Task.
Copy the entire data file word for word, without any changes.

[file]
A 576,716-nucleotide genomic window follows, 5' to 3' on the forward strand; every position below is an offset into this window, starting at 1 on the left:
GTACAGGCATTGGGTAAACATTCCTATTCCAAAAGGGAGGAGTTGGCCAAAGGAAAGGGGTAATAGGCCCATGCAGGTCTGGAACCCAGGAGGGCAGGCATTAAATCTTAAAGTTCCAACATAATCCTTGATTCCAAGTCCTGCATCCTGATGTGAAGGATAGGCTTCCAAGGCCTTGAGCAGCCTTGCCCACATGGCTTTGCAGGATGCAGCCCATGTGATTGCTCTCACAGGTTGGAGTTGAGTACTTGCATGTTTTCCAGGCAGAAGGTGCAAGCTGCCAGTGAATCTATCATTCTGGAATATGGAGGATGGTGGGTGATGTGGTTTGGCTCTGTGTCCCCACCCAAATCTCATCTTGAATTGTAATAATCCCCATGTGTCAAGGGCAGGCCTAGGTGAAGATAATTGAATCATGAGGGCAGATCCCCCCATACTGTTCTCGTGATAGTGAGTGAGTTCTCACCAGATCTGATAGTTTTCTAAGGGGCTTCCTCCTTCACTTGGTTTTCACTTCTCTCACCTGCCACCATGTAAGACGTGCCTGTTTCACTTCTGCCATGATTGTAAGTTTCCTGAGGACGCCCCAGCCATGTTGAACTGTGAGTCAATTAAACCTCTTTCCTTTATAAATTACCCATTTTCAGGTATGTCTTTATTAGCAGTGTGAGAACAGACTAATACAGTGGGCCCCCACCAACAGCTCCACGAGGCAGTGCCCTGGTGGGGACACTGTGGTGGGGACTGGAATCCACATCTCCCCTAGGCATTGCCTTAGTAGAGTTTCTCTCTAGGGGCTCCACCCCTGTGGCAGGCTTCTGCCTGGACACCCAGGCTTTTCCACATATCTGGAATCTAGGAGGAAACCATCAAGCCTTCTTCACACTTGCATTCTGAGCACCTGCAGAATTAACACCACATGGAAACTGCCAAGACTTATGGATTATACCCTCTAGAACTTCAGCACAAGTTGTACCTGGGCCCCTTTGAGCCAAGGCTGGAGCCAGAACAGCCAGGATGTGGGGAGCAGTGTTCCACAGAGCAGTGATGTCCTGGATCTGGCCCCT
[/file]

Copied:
A 576,716-nucleotide genomic window follows, 5' to 3' on the forward strand; every position below is an offset into this window, starting at 1 on the left:
GTACAGGCATTGGGTAAACATTCCTATTCCAAAAGGGAGGAGTTGGCCAAAGGAAAGGGGTAATAGGCCCATGCAGGTCTGGAACCCAGGAGGGCAGGCATTAAATCTTAAAGTTCCAACATAATCCTTGATTCCAAGTCCTGCATCCTGATGTGAAGGATAGGCTTCCAAGGCCTTGAGCAGCCTTGCCCACATGGCTTTGCAGGATGCAGCCCATGTGATTGCTCTCACAGGTTGGAGTTGAGTACTTGCATGTTTTCCAGGCAGAAGGTGCAAGCTGCCAGTGAATCTATCATTCTGGAATATGGAGGATGGTGGGTGATGTGGTTTGGCTCTGTGTCCCCACCCAAATCTCATCTTGAATTGTAATAATCCCCATGTGTCAAGGGCAGGCCTAGGTGAAGATAATTGAATCATGAGGGCAGATCCCCCCATACTGTTCTCGTGATAGTGAGTGAGTTCTCACCAGATCTGATAGTTTTCTAAGGGGCTTCCTCCTTCACTTGGTTTTCACTTCTCTCACCTGCCACCATGTAAGACGTGCCTGTTTCACTTCTGCCATGATTGTAAGTTTCCTGAGGACGCCCCAGCCATGTTGAACTGTGAGTCAATTAAACCTCTTTCCTTTATAAATTACCCATTTTCAGGTATGTCTTTATTAGCAGTGTGAGAACAGACTAATACAGTGGGCCCCCACCAACAGCTCCACGAGGCAGTGCCCTGGTGGGGACACTGTGGTGGGGACTGGAATCCACATCTCCCCTAGGCATTGCCTTAGTAGAGTTTCTCTCTAGGGGCTCCACCCCTGTGGCAGGCTTCTGCCTGGACACCCAGGCTTTTCCACATATCTGGAATCTAGGAGGAAACCATCAAGCCTTCTTCACACTTGCATTCTGAGCACCTGCAGAATTAACACCACATGGAAACTGCCAAGACTTATGGATTATACCCTCTAGAACTTCAGCACAAGTTGTACCTGGGCCCCTTTGAGCCAAGGCTGGAGCCAGAACAGCCAGGATGTGGGGAGCAGTGTTCCACAGAGCAGTGATGTCCTGGATCTGGCCCCT